Follow This votes against Shell’s acquisition of the BG Group

At Shell’s special shareholder’s meeting, January 26th 2016, by Mark van Baal
Mr. chairman, mr. Van Beurden,
In 2009 the German utility RWE bought the Dutch utility Essent for around 10 billion euros. At the same time wind turbines and solar panels were filling the German landscape. A third of the electricity in Germany is renewable now. However, in a country moving to renewable electricity, RWE decided to buy coal fired electricity plants. Today 5 billion of that deal is lost. RWE is in dire straits because they could not imagine an electricity supply without coal.
We are afraid that you make the same mistake today. You can not image a world without fossil fuels while you live in a world that asks for renewable energy. We are afraid of Shell being the next RWE, or the next Kodak.
Who thinks that the BG deal is not a good deal because of the oil price today, misses the point. The elephant in the room is that fact that Shell buys potential stranded assets.
You already have potential stranded assets on your balance sheets. If we want to limit climate change to 2 degrees Celsius we have to keep 2/3 of your reserves in the ground according to the British think tank Carbon Tracker.
With the BG Group you buy more potential stranded assets, including billions of barrels that is still under the ocean and very expensive to produce (for example subsalt Brazilian oil reserves).
So will encourage you to think again. Shell has proven to have the courage to change course, for example in stopping the exploration of oil and gas in the arctic. We hope you have that courage again.
We have voted against this deal, we think there is a much better way to spend 50 billion: in renewable energy.
But we haven’t lost faith. We also want to tell you what Follow This and more and more pension funds encourage you to do. Pension funds are under increasing pressure to divest in fossil fuels and you can help them.
We want you to become a renewable energy company.
We ask Shell to continue to take the profits from its existing oil and gas fields (enjoy the profit from fossil while you have it) but please invest these profits (after paying dividend) in renewable energy instead of more fossil fuels.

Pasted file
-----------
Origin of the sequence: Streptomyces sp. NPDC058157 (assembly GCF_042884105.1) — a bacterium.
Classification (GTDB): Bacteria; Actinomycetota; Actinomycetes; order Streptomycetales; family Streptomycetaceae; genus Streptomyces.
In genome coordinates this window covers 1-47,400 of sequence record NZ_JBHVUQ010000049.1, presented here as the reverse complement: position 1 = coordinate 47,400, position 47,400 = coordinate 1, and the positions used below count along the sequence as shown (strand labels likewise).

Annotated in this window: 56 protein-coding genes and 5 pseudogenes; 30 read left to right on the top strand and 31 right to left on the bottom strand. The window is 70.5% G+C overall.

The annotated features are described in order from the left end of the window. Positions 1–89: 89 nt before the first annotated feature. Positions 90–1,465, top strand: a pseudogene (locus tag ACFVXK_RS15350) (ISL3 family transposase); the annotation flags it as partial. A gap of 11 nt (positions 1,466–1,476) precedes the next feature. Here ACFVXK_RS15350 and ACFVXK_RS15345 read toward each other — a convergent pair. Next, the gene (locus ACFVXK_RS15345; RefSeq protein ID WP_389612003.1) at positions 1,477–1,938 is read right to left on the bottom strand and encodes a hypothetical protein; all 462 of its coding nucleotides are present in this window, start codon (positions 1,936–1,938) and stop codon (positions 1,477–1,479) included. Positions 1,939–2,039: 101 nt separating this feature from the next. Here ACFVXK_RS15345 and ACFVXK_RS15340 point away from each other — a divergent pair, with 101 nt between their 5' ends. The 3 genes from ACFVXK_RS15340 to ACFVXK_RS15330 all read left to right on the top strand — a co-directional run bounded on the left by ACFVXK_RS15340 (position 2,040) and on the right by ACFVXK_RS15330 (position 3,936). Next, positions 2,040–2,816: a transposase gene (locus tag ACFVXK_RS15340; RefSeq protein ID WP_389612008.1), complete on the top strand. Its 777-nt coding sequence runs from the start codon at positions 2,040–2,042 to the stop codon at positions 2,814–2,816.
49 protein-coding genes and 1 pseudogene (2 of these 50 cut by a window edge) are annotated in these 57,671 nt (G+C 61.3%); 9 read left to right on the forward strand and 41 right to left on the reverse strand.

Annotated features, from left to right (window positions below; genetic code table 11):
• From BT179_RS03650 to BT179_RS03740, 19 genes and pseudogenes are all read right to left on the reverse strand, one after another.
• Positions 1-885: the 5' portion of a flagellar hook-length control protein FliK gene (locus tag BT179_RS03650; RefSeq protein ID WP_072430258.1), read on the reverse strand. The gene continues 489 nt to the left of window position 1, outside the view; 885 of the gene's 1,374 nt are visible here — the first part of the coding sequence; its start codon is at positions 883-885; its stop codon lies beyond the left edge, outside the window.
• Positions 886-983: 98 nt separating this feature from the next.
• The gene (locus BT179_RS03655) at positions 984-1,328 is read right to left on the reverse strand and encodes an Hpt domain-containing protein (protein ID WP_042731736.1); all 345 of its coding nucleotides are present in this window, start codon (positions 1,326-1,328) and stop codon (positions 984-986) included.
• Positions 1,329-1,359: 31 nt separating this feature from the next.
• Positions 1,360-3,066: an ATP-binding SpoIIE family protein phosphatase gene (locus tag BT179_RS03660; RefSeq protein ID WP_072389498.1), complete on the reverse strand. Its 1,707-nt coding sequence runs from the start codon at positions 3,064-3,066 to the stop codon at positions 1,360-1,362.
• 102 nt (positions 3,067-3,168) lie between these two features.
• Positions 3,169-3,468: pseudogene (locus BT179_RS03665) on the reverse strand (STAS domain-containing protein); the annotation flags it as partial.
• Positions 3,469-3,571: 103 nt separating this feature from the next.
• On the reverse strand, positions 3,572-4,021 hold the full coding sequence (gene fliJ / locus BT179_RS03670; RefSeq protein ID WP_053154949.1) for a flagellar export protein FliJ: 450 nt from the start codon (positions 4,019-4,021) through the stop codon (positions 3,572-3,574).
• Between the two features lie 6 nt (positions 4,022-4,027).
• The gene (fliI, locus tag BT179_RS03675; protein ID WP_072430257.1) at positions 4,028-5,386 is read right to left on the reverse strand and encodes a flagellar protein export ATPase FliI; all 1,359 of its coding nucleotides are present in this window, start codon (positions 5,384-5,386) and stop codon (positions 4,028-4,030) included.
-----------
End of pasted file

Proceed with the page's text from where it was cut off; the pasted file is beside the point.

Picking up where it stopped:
Given our vision that Shell is one of the most innovative companies in the oil and gas industry (you had the guts to build a GTL plant in Qatar and a FLNG ship now) we are convinced Shell is the right oil major to change course.
We also think it’s time because:
(1) fossil fuels are under increasing pressure (remember Paris, look at the fossil free movements)
(2) the oil price seems low today, but fossil fuels are getting more and more expensive to get oil and gas out of the earth
(3) renewable energy is getting cheaper (as engineers you know technology gets cheaper by nature)
Imagine what happens to the brand value of a company with a clear zero-emission goal. Today gasoline is a commodity. We are convinced that setting a zero-emission goal will distinguish Shell from its competitors, because customers will know that the profits from Shell fossil fuels will be invested in renewables.
In addition to this: you will lower your risk profile. A change of course will diversify your business and decrease your dependence on the oil price.
Mr. Holliday has written a book: The subtitle is: ‘the business case for sustainable development’. Together with you we believe there’s a business case for sustainable energy. The title of the book is: ‘Walking The Talk’. We hope you will walk the talk.
Image that Shell put his brains and billions behind renewables. This would not only be better for the world, but also better for the future of Shell.
You have our support. We want to be proud of Shell.
Our question is: how many shareholder support do you need to change course?
Follow This is a movement of green shareholders in Shell. We represent 1.000 shareholders with 5 million euros in shares. These are all shareholders who believe Shell can change the world. We believe that Shell can take the lead in creating a world that runs on renewables instead of fossil fuels.